The controversy on the Federal Government’s plan to spend $1 billion to combat terrorism in the country
was heavily critisized yesterday as Rivers State Governor Nyesom Wike and his Ekiti counterpart Ayodele Fayose demanded their states’ share of the money.
16 local government chairmen in Ekiti State sued the Attorney General of the Federation and governors of the 36 states.
Following a meeting of the National Executive Council last week, state governors gave the administration the nod to withdraw $1 billion from the Excess Crude Account (ECA) to fight insurgency.
Wike told members of the House of Representatives’ Committee on Local Content when they paid him a courtesy visit in Port Harcourt yesterday that more than anywhere else, the Niger Delta deserves a share of the money to tackle decades of environmental terrorism unleashed by exploitation.
He stressed there would not have been excess crude funds without the contributions of oil-producing communities in the region.
There should be balance in the way the Federal Government handles issues affecting different parts of the country. We are not saying that the Federal Government should not tackle Boko Haram. But as they tackle Boko Haram with $1 billion, they must remember that the environmental challenge facing the Niger Delta is the major security challenge.
If something happens or there is a crisis in the Niger Delta, there will be no excess crude for anyone to draw from.
This country belongs to all of us. We must work to salvage Nigeria. We shall always talk about the interest of Nigeria
Wike’s view was also shared by the Movement for the Survival of the Ogoni People (MOSOP).
Legborsi Pyagbara, MOSOP president said it was disheartening that the government wants to spend $1 billion from the ECA to fight physical terrorism, while ignoring environmental problems in the Niger Delta.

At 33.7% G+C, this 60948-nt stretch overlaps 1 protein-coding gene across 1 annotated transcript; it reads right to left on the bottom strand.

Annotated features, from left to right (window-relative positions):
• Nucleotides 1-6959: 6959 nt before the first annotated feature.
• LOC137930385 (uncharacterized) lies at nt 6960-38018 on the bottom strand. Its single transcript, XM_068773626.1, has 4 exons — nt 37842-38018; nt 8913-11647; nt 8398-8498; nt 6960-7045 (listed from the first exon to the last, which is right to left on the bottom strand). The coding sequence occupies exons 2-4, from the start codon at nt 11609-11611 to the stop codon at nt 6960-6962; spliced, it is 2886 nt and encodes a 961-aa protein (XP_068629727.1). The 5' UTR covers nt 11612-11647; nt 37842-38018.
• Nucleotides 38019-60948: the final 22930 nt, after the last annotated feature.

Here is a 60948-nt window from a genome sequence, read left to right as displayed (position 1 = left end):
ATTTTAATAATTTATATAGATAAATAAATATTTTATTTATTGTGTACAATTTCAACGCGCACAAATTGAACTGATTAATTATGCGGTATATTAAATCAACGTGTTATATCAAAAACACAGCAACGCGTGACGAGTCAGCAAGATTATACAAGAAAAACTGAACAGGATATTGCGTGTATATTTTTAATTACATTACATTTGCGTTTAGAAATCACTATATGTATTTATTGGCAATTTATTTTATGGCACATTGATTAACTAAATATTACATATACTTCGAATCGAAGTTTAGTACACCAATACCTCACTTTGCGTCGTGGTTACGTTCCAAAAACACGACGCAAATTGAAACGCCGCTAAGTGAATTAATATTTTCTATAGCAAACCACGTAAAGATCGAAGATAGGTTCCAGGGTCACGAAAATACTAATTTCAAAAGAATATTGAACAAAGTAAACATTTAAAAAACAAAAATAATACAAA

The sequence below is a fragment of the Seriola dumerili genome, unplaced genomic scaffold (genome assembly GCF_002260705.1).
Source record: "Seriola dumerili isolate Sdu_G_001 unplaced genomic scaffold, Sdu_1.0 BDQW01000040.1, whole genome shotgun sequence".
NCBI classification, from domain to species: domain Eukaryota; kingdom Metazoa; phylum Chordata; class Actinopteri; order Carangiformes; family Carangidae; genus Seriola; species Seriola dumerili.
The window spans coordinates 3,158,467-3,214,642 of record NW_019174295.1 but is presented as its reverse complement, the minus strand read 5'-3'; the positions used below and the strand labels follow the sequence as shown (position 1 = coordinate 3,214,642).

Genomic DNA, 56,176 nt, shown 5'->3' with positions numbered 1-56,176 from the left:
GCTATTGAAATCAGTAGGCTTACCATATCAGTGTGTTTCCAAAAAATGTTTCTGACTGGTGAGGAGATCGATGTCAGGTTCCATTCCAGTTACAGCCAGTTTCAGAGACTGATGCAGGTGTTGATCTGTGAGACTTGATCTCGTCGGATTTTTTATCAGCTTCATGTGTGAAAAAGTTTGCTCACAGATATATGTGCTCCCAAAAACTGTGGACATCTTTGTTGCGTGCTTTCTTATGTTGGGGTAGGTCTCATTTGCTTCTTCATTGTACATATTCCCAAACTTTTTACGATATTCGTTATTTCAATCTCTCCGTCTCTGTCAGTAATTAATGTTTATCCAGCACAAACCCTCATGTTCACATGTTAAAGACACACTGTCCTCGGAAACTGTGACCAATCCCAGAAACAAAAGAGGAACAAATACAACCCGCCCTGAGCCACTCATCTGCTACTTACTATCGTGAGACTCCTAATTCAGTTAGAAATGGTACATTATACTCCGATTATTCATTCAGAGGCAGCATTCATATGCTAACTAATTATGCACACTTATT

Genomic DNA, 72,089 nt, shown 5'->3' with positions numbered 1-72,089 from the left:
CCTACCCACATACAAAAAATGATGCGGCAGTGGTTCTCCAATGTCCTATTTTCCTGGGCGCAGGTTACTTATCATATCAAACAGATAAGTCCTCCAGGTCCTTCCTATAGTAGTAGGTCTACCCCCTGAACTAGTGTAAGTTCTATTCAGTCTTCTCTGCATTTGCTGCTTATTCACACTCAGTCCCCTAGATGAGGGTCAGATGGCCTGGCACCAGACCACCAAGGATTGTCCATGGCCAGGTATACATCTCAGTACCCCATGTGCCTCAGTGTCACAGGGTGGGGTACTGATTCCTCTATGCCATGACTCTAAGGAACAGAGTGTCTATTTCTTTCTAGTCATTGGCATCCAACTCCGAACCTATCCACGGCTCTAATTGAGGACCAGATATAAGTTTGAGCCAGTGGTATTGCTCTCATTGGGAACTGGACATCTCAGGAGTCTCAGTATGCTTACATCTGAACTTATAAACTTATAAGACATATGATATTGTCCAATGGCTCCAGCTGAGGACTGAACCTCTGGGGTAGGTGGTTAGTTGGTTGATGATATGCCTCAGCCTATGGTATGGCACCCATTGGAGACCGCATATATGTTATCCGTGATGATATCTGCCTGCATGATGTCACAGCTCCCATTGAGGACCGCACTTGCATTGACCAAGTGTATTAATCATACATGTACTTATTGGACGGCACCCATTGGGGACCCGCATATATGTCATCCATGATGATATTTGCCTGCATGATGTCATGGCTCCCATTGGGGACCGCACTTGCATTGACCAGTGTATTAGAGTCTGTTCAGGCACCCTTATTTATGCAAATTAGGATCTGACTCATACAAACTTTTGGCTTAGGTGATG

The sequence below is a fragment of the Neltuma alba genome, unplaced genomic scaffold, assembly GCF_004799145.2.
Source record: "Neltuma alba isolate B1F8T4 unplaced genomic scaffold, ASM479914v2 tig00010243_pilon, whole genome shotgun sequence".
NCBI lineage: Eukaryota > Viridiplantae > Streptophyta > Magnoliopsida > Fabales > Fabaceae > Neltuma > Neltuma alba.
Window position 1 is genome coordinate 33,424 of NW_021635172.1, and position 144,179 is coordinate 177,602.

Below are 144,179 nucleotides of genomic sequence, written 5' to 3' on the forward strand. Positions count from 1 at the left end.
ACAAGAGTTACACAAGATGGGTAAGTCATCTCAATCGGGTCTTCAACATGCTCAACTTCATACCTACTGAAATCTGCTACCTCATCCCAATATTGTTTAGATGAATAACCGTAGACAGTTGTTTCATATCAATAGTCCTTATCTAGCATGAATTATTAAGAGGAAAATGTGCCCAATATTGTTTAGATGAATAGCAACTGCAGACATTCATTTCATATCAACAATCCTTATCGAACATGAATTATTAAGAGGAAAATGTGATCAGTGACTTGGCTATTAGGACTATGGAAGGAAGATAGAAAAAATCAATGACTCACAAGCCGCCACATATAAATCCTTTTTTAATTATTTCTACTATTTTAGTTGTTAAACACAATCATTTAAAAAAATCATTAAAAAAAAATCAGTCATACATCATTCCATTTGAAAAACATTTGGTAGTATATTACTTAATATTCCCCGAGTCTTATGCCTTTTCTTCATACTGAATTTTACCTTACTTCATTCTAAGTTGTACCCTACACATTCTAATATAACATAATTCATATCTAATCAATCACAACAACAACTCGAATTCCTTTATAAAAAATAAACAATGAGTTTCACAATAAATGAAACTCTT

He said the directive that the National Petroleum Investment Management Services (NAPIMS) should remit $100 million yearly to the North East Development Commission is saddening.
Fayose on his part said:
Nigerians deserve proper explanations from the Federal Government on the rationale behind spending such a huge sum of money to fight an already defeated Boko Haram.
In a tweet, the governor notes: “Just read FG’s new position on the $1bn (N367bn) ECA fund that it is not only to fight Boko Haram but for security issues in all the states.”
“Most importantly, Ekiti wants its own share,” saying there was the need for the government to detail “who is getting what and for what reason.”
Fayose said “I did not feature at the meeting of the NGF on Tuesday. I’m not in support of $1 billion and will never be in support. In my state we have agreed to go to court to contest this. It is our legitimate right. All accruals to the federation must be shared by the three tiers of government. And for me to get justice, I have to go to court.”
“Every state has its own peculiarities in terms of security. Ekiti State has Hunger Haram where hunger is catching people everywhere. A lot of people are being kidnapped daily''
In a suit marked FHC/ABJ/CS/1264/17, the Ekiti council chairmen asked the Federal High Court, Abuja, to declare that the approval of the sum by the governors as unlawful, null and void.
The suit, which was filed yesterday at the registry of the court by counsel to the plaintiffs, Ola Olanikpekun (SAN), also listed the Revenue Mobilisation Allocation and Fiscal Commission as a defendant.
The chairmen are: Deji Ogunsakin (Ado LGA); Bola Alonge (Ikere LGA); Lanrewaju Omolase (Ekiti South West LGA); Dapo Olagunju (Irepodun/Ifelodun LGA); Samuel Adeniyi (Ekiti East LGA); Olumide Falade (Ise/ Orun LGA); Sade Akinrinmola (Gbonyin LGA); Tayo Ogundare (Oye LGA); Chief Ayodeji Arogbodo (Ido/Osi LGA) and Taiwo Oguntuase (Emure LGA); Kolawole Omotunde (Ekiti West LGA); Bolaji Jeje (Efon LGA); Adesola Adeyanju (Ikole LGA); Ganiyu Bakare (Ilejemele LGA); Adeniyi Adebayo (Moba LGA) and Abiodun Dada (Ijero LGA).